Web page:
Moscow’s war in Ukraine has brought the same negative tactics to the Russian gay community at home

As Russian President Vladimir Putin steers Russia towards becoming a closed conservative society, ruled by “traditional values” and tightly bound to the Orthodox Church, with visions of a “Russian world” in opposition to r The depressed, immoral West, the Russians. The parliament has widened Moscow’s official discrimination against gays and others of non-heterosexual orientation.

The idea of ​​Russia as a defender of traditional Christian beliefs has been used to justify Putin’s invasion of Ukraine. And it has driven the Russian Parliament to tighten restrictions on LGBTQ “propaganda”.

In December, Putin signed legislation making it illegal to promote or “glorify” same-sex relationships, to publicly express non-heterosexual orientations, or to suggest they are “normal” – expanding a 2013 law which prohibited the dissemination of “gay propaganda” among minors. . That ban now applies to all ages.

The tougher law is just one way the war in Ukraine has made life worse for LGBTQ Russians. Rights groups and advocates who used to defend sexual and other minorities have been branded as “foreign agents.” Many were driven out of Russia.

Legal experts said the new ban was vaguely drafted to sow confusion and maximize the potential for prosecution and large fines against anyone who engages in public discourse that describes LGBTQ people in positive, or even neutral way – including in advertisements, books or online.

According to Human Rights Watch, whose Russian office was closed in April, the law “perpetuates false and harmful messages that try to link LGBTQ people with pedophiles.”

In contrast, Ukrainian President Volodymyr Zelensky has opened the door to legalizing same-sex civil unions after the war exposed a lack of rights and protections for gay soldiers and their partners.

The Washington Post spoke with members of Russia’s LGBTQ community to understand how the stricter legislation has affected their lives.

“I’ve been doing drag for over two years now, since I moved to St Petersburg. This is my main job and I’ve been working at a themed club but now the clubs can’t be positioning themselves as clubs for LGBTQ people or drag artists. They had to change logos. There’s tons of censorship: what you can’t talk about, joke about, what songs you can’t sing or whose tracks you can’t play so as not to attract unwanted attention from the authorities.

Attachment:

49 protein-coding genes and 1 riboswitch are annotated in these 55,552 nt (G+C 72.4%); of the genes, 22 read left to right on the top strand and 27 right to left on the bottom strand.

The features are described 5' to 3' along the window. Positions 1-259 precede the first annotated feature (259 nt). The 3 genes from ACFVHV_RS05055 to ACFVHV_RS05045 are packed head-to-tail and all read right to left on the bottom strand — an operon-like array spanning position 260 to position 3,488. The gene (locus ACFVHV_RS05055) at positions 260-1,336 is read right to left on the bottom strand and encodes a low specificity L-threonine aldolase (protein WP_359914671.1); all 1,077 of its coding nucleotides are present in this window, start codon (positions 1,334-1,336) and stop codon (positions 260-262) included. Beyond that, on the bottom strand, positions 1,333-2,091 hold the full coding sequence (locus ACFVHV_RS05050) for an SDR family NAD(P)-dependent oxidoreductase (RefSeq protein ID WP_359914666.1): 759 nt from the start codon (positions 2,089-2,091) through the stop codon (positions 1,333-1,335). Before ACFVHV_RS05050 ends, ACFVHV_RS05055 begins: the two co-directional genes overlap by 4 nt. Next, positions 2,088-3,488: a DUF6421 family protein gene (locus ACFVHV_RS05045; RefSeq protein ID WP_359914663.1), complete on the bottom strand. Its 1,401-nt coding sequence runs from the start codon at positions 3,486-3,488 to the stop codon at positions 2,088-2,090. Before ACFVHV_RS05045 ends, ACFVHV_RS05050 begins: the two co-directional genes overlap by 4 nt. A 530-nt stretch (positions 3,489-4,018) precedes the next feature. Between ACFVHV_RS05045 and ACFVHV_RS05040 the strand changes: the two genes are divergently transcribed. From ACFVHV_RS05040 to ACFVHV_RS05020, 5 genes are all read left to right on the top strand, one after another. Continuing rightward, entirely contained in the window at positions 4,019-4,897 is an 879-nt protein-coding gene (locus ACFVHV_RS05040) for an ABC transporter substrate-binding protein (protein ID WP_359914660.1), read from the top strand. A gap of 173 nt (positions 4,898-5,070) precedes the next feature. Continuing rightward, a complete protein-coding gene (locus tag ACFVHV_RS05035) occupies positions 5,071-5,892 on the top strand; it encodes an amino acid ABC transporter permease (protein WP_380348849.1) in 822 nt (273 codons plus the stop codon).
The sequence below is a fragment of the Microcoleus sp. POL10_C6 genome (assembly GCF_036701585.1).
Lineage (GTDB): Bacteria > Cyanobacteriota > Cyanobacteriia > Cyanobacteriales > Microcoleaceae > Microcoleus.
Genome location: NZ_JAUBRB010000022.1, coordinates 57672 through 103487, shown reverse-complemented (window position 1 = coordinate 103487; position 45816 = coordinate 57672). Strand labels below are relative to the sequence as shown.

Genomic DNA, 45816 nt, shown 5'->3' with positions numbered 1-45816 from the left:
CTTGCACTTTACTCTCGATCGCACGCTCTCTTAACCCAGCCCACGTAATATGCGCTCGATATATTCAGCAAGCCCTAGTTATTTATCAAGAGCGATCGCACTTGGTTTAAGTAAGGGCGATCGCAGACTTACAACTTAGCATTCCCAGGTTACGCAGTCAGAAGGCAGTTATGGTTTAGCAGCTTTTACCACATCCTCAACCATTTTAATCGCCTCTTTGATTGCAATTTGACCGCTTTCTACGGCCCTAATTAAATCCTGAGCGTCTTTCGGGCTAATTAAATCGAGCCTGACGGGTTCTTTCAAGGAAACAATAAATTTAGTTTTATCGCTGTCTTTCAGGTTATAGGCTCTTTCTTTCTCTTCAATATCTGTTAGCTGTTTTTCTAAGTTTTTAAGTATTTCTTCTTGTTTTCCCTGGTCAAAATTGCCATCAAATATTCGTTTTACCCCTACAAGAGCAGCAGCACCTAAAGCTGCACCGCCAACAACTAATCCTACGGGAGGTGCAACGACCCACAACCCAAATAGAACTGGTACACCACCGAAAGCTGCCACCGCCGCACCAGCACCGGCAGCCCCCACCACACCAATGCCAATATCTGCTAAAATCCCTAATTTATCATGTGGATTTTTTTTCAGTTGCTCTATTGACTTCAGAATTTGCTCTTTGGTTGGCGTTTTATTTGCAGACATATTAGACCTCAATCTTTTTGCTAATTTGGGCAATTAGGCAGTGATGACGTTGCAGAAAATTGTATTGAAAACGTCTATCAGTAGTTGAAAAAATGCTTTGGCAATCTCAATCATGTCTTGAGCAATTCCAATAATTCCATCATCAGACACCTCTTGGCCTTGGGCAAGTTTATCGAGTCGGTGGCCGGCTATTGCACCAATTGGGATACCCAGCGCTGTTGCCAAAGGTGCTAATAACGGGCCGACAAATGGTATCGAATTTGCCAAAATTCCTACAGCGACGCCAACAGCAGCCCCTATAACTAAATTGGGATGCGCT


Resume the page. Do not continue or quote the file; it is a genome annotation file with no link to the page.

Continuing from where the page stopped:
Some clubs drop drag actions. But I’d say censorship worries me the most. Before this law there was freedom of speech. Now, for example, if there are one or two men or a couple of women sitting in the audience, we cannot joke about any sexual topics because this would already qualify as ‘gay propaganda.’ It feels like we all gathered at a birthday party for a 70 year old grandmother and we cannot take a step outside of what is allowed. “

Yaroslava, 33, and Yana, 32, owners of an online marketing company

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Yaroslava: “I have told Yana at the beginning of the war that there will definitely be a new wave of aggression towards LGBT people to divert attention, which is so in character for Russia. You know, when the initial law of 2013 was passed there was outrage and a huge wave of support for queer people in Russia. This year, it was nothing of the sort. People either want to climb into a closet to avoid being noticed or think of ways to run away.”

Yana: “In Russia, we are also the minority within the minority, as we are an open lesbian couple raising a child. We are under more pressure because we have a minor in our family, so we are already stepping outside the propaganda law and some ‘activist’ can call child protection services on us. We have to send him to a private nursery because we have had bad experiences in the government ones. But even in a private one it is enough to have one insufficient parent who can complain about us.”

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Sasha, 19, nonbinary activist

“I am a non-binary person, I write and translate texts for SHeG, a community for non-binary people in St Petersburg. I’ve felt over the last decade that the situation with LGBTQ people in Russia has actually been improving. The community became more open and so on. See the article : What Florida’s “Don’t Say Gay” Act Actually Says. I don’t know yet if this law would actually change much and I honestly haven’t felt its effects on my personal life yet. But it’s very sad that it’s already affecting things like literature, for example, as they have to get rid of certain things.”

Leva, 35, salon owner, and Ksenia, 31, software tester

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Leva: “I’m trans, non-binary, a feminist and a lesbian. I have an openly queer hair salon, and most of my clients are queer. I have many books and visual art that cover LGBTQ themes.